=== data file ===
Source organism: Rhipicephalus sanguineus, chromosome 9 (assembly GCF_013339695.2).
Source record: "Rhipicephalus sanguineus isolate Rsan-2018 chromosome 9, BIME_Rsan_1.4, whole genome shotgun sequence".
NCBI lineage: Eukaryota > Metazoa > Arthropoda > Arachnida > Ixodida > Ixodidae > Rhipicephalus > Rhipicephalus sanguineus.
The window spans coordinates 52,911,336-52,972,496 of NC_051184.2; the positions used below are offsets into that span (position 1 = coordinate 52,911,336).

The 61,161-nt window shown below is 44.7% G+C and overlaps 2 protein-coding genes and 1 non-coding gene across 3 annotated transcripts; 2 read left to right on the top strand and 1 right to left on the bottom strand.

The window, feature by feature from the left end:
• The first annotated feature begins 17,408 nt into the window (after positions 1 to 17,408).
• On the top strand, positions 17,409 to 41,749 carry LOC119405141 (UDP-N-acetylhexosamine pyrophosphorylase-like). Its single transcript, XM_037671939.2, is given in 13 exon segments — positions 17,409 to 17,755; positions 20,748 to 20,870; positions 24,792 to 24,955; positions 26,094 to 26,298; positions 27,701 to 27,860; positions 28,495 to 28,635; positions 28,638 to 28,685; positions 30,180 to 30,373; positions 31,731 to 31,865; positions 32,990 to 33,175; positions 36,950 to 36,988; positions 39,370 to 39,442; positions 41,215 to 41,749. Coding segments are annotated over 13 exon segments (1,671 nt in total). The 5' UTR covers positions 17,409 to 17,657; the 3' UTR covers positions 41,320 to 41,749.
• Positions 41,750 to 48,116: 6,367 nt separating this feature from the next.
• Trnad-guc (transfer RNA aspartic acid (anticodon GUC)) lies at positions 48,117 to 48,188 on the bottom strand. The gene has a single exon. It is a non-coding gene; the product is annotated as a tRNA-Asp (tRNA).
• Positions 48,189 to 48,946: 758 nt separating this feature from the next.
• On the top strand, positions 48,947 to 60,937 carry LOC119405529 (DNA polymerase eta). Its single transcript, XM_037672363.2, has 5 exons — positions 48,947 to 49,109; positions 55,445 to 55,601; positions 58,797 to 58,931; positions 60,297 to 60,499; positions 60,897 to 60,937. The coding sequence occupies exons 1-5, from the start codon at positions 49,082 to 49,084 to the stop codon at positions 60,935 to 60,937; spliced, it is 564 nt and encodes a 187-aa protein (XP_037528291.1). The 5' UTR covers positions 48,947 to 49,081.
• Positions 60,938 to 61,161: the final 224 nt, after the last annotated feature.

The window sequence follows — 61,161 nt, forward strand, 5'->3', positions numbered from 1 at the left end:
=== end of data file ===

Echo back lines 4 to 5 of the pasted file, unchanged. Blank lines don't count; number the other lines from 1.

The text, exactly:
The window spans coordinates 52,911,336-52,972,496 of NC_051184.2; the positions used below are offsets into that span (position 1 = coordinate 52,911,336).

The 61,161-nt window shown below is 44.7% G+C and overlaps 2 protein-coding genes and 1 non-coding gene across 3 annotated transcripts; 2 read left to right on the top strand and 1 right to left on the bottom strand.